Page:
Relativism

From Metapedia

Jump to: navigation, search

Relativism is "The doctrine that no ideas or beliefs are universally true but that all are, instead, “relative” — that is, their validity depends on the circumstances in which they are applied."[1]

One example is moral relativism, which rejects the existence of absolute morality and often argues that morality is a social construct that varies in different cultures. It has been criticized for a variety of reasons, such as implying the absence of universal human rights and has often been used as a reason for rejecting various human rights criticisms.

Evolutionary psychology provides a non-religious explanation for morality, as genetically influenced instincts, that were/are evolutionary beneficial (in particular for a genetically related group). In many cases, these instincts are universal and present in all societies (with the exception of psychopaths), although such genetic instincts may to some degree by suppressed by, for example, Cultural Marxist propaganda. However, evolutionary psychology is not a very popular explanation for traditional morality, since religious conservatives often dislike evolutionary explanations and liberals often dislike traditional morality.

Cultural relativism is the principle that an individual's beliefs and activities should be understood by others in terms of that individual's own culture. It is a common principle in modern Boasian anthropology. It is sometimes argued to not imply moral relativism, but this is a contested and debated issue.

Subjectivism may be seen as a form a relativism, in which the emphasis is on ideas and beliefs as relative to an individual's subjective experience, rather than as relative to culture. The corresponding form of moral relativism is ethical subjectivism.

More generally, it is sometimes argued that there are no absolute truths, i.e., that truth is always relative to some particular frame of reference, such as a language.

Another tactic is extreme skepticism or nihilism. This in particular against disliked views, to which an extremely stringent double standard may be applied. The disliked view is then argued to lack sufficient evidence, and if influential, to be so due to being useful relative to the goals of those with power. Such arguments may also be applied to knowledge in general.

Such views and such tactics against disliked views have been very influential in humanities and social sciences and are associated with Cultural Marxism.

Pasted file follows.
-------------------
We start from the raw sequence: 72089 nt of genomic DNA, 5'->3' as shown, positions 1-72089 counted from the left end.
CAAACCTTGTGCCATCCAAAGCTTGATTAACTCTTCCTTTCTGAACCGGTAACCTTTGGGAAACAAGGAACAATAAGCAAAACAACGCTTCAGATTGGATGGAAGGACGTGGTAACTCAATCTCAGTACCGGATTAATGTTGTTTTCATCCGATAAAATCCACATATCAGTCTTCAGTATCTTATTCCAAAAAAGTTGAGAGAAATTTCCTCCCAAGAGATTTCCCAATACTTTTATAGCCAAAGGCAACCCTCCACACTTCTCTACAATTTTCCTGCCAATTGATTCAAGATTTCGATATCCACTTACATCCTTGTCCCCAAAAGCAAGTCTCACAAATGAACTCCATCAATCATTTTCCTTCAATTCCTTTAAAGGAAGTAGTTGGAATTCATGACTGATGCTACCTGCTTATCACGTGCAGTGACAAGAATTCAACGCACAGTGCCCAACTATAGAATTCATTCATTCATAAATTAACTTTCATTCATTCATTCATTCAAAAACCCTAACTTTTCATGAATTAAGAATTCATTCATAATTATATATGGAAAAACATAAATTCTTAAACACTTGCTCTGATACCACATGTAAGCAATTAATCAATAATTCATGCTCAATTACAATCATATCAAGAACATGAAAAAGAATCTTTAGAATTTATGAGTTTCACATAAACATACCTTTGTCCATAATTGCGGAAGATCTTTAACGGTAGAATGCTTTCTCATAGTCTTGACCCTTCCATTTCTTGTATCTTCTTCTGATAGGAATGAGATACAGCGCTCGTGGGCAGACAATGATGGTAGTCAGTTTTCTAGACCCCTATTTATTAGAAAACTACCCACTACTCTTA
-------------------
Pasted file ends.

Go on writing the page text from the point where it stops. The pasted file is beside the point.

Advocates of such relativism (as well as various "New Age" mystics) may even claim that developments in the natural sciences, such as the uncertainty principle in quantum mechanics, shows that even natural science is now becoming relativistic. This has however been rejected as dishonest quackery. "Modern physics, including quantum mechanics, remains completely materialistic and reductionistic while being consistent with all scientific observations. [...] Furthermore, interpretations of quantum effects need not so uproot classical physics, or common sense, as to render them inoperable on all scales-especially the macroscopic scale on which humans function. Newtonian physics, which successfully describes virtually all macroscopic phenomena, follows smoothly as the many-particle limit of quantum mechanics."[2]

Philosophical/scientific objectivism is in principle the opposite of philosophical/scientific relativism/subjectivism. Objectivists usually do not deny that cultural and individual factors may have influential effects, but do no see such factors as fundamental. However, the term objectivism has been conflated with Randian Objectivism.

Related philosophical discussions are regarding the existence of a mind-independent reality and whether is it possible to measure this reality - realism vs. various other concepts. Different authors do not necessarily agree on the meanings and relations of these terms.

See also

References

  1. Relativism. Dictionary.com. The American Heritage® New Dictionary of Cultural Literacy, Third Edition. Houghton Mifflin Company, 2005. http://dictionary.reference.com/browse/relativism (accessed: February 21, 2015).
  2. Quantum Quackery. http://www.csicop.org/si/show/quantum_quackery/
Personal tools